Make a play date – Every pet has a distinct personality, and playing with your pet allows you to see its full range. The more you can appreciate your pet’s personality, the more connected you’ll feel to it.

Eats & treats – They say the way to a man’s heart is through his stomach… so maybe men aren’t all that different from animals. Your pet’s dependence on you for food provides the perfect opportunity for bonding. As your pet begins to trust you as a food source, a ritual around meals develops. Allowing yourself to enjoy this process can really bring you closer to your pet.

Take a hike – While not every type of pet is suited for an actual hike, most pets benefit from and appreciate regular exercise. Like many other forms of bonding, exercising with your pet helps you develop a knowledge and understanding of one another that enables you to sync expectations and routines.

Set boundaries – A happy pet home is a pet home with boundaries. When you set rules and expectations for your pets, they become comfortable with you in the leadership role, and you become comfortable as the leader. Boundaries may be difficult to set at first, but when you know your pet will respond to your commands, you’ll feel confident in your pet-owner relationship.

 

While We’re At It…

Animal/Animal Bonds

Several years ago there was an owner with two black Labrador retrievers, both spayed females and littermates. Every night, they would lie on each side of the owner’s recliner while he spent the evening reading a book.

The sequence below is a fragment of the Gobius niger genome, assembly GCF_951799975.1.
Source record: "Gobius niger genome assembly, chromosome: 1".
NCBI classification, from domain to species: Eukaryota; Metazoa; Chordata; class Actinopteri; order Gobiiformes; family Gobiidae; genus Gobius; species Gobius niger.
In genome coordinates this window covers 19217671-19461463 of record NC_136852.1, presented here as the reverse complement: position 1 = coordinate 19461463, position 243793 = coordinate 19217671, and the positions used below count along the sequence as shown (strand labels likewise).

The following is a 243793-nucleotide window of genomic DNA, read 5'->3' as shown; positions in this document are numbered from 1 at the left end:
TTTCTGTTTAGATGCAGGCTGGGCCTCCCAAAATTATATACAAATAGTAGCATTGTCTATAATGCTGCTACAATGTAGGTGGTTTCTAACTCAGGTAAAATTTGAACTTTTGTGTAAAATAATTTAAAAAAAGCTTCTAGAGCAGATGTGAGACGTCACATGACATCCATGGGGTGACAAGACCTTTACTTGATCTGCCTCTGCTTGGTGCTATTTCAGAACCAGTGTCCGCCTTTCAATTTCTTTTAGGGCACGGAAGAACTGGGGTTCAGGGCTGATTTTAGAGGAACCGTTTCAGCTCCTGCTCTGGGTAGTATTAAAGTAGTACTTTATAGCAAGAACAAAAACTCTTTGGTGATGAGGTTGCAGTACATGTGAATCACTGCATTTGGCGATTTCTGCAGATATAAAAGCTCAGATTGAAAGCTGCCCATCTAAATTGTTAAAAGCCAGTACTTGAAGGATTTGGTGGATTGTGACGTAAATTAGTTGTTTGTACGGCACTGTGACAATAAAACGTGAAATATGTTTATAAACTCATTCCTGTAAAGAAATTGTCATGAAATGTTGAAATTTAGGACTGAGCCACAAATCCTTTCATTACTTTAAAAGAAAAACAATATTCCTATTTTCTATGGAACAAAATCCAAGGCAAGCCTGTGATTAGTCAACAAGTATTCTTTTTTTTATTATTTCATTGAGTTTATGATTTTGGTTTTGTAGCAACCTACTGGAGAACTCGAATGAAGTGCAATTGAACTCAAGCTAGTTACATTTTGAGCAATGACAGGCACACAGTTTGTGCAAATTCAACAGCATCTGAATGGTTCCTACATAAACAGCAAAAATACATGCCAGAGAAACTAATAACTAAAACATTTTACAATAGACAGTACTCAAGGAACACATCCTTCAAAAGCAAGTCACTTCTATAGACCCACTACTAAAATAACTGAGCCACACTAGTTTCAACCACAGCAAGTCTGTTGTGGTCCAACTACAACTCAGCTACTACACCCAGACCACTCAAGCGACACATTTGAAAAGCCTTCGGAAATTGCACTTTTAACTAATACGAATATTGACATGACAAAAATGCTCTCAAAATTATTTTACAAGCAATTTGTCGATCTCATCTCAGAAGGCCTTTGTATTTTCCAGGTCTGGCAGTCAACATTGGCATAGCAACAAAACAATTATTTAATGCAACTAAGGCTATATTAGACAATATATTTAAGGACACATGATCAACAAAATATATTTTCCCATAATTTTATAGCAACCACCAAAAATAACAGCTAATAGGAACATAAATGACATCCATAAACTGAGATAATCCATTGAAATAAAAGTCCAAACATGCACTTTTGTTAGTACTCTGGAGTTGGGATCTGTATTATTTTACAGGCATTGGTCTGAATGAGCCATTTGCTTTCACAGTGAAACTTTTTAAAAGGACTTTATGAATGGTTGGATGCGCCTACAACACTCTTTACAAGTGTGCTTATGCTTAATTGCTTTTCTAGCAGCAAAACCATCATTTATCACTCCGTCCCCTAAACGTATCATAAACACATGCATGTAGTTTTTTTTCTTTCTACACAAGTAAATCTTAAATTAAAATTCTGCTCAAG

They were all progressing in years and one day, one of the female labs, named Edie, was brought in to the vet, according to the owner, lumps were popping up all over her body. A biopsy showed the cause to be a malignant form of cancer of the lymph nodes.

And, as with all these cases, the disease reached a point where the medicine lost its ability to control the cancer, and Edie quickly went downhill. The owner then made the decision to euthanize her.

The owner brought Edie in to be euthanized and then cremated. He would have preferred to bury her at home, but it was the middle of winter and the ground was frozen. That day he took home only her collar to remember her by.

For the next month, the remaining lab did not lie by her master, but rather she chose to remain in the kitchen. The owner asked the vet about this. Why did the only other member of the household seem to be ignoring him? I explained that I had seen other dogs apparently grieve the loss of a companion.

One day, the man needed to get some tools to take care of routine household repairs. This drawer was just above the spot where the lab had chosen to lay for the previous two months. As the man reached into the drawer for a hammer, the lab jumped in front of him and grabbed her littermate’s collar in her mouth and started whining as she held it. It had been placed in the drawer the day her canine friend didn’t return home. The man, seeing the reaction, in his own words, “broke down and cried like a baby.” When he told of the story, all were amazed by the dog’s actions and for how long she had remained vigilant to the memories of her littermate. It certainly went against the idea that animals have a short attention span and also showed how the remaining dog associated the smell of an inanimate object like a collar with an absent friend.

For the remainder of their years together, that collar sat on the end table by the man’s recliner. His single canine friend was also there, lying by his side, and I believe she also felt the presence of her sister.